Sounds like 'ah-KAR-bose'

Easy-to-read medicine information about acarbose – what it is, how to take acarbose safely and possible side effects.

Type of medicineAlso called
  •  Anti-diabetic medication
  • Accarb®
  • Glucobay®

What is acarbose?

  • Acarbose is used to treat diabetes. It works by slowing down the digestion of carbohydrates (sugars) from your diet and in this way lowers high blood sugar. To work properly acarbose must be taken at the start of a meal (with the first bites).   
  • Read more about diabetes.


  • The starting dose of acarbose is 50 milligrams 3 times a day.
  • Depending on your blood glucose level, your doctor may increase your dose gradually to 100 milligrams 3 times a day.   
  • Always take your acarbose exactly as your doctor has told you. The pharmacy label on your medicine will tell you how much acarbose to take, how often to take it, and any special instructions.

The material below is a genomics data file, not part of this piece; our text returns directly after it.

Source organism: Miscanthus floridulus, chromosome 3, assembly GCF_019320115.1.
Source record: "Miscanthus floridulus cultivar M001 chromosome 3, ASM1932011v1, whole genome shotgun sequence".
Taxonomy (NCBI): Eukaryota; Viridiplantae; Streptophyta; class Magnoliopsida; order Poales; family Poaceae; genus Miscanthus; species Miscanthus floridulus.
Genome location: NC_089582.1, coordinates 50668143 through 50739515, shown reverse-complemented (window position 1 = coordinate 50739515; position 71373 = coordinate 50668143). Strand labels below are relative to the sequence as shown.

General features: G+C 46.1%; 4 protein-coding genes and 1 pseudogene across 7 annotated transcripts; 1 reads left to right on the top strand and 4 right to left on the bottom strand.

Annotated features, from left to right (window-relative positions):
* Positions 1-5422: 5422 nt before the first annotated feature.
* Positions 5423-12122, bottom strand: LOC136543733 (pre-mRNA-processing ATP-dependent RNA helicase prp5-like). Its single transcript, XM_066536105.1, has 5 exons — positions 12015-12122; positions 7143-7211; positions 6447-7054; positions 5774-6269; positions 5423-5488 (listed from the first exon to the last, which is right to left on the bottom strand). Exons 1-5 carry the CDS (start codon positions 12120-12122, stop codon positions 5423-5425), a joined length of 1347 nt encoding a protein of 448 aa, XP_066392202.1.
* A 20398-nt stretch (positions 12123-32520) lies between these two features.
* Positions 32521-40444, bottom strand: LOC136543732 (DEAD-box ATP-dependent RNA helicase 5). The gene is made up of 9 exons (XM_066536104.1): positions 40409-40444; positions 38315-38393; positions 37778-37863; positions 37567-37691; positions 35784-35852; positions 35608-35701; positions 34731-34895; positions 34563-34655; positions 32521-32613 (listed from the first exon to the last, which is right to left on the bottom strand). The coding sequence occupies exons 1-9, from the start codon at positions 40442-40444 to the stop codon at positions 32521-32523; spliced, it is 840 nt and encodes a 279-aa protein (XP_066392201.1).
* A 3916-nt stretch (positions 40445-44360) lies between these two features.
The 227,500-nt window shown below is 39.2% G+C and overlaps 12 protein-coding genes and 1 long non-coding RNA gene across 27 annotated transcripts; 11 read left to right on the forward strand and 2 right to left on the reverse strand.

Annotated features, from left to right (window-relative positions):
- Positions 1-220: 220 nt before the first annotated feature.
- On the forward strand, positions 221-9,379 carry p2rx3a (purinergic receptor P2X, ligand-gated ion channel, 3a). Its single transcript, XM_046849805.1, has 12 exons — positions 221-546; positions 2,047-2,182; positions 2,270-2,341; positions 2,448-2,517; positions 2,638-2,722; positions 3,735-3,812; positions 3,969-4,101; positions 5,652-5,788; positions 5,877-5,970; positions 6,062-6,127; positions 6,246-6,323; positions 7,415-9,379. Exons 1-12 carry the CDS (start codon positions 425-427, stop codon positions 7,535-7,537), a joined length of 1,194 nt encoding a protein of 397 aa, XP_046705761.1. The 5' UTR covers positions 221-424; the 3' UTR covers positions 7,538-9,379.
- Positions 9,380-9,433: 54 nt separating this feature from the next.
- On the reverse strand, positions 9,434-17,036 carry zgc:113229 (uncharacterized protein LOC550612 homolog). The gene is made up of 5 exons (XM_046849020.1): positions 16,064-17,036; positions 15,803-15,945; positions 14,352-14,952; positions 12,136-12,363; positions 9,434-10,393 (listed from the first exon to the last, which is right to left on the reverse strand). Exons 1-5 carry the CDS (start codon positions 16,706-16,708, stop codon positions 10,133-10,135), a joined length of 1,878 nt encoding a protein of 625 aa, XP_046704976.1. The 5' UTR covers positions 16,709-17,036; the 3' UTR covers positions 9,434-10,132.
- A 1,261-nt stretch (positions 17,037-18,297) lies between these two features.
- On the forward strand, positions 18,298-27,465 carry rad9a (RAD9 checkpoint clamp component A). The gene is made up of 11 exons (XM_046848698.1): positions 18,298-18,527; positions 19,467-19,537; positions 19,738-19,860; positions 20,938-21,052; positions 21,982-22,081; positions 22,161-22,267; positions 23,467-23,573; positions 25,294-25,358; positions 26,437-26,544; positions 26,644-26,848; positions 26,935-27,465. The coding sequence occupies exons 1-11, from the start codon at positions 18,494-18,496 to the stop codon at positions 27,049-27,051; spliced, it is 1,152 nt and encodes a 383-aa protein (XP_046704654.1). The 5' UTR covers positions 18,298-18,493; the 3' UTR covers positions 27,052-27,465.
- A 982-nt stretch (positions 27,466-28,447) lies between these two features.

How to take acarbose

  • Chew your acarbose tablet with the first mouthfuls of food at each meal, or swallow the tablet whole with a little water just before your meal.
  • To control your diabetes, you must keep taking acarbose everyday.
  • Limit or avoid drinking alcohol while your are taking acarbose. It may affect the control of your blood glucose.
  • If you forget your dose with your meal, wait to take the next dose with your next meal or snack. Do not take double the dose.

Possible side effects

Like all medicines, acarbose can cause unwanted side effects, although not everyone gets them. Often unwanted side effects improve as your body gets used to the new medicine.

Side effectsWhat should I do?
  • Bloating or gas in the tummy,
  • Stomach cramps
  • Diarrhoea (loose, watery stools)
  • These are quite common when you first start taking acarbose, and usually go away with time.
  • Tell your doctor if troublesome.
  • Allergic reaction such as skin rash, itching, swelling of the lips, face, and mouth or difficulty breathing. 
  • Tell your doctor immediately or ring HealthLine.
  • Signs of problems with your liver such as yellowing of the skin or eyes, dark urine, pain in the abdomen. 
  • Tell your doctor immediately or ring HealthLine.


Acarbose may interact with a few medications and herbal supplements, so check with your doctor or pharmacist.

Learn more

Medsafe Consumer Information Sheet

Credits: Sandra Ponen, Pharmacist. Reviewed By: Dr J Bycroft. Health Navigator NZ Last reviewed: 08 Jan 2015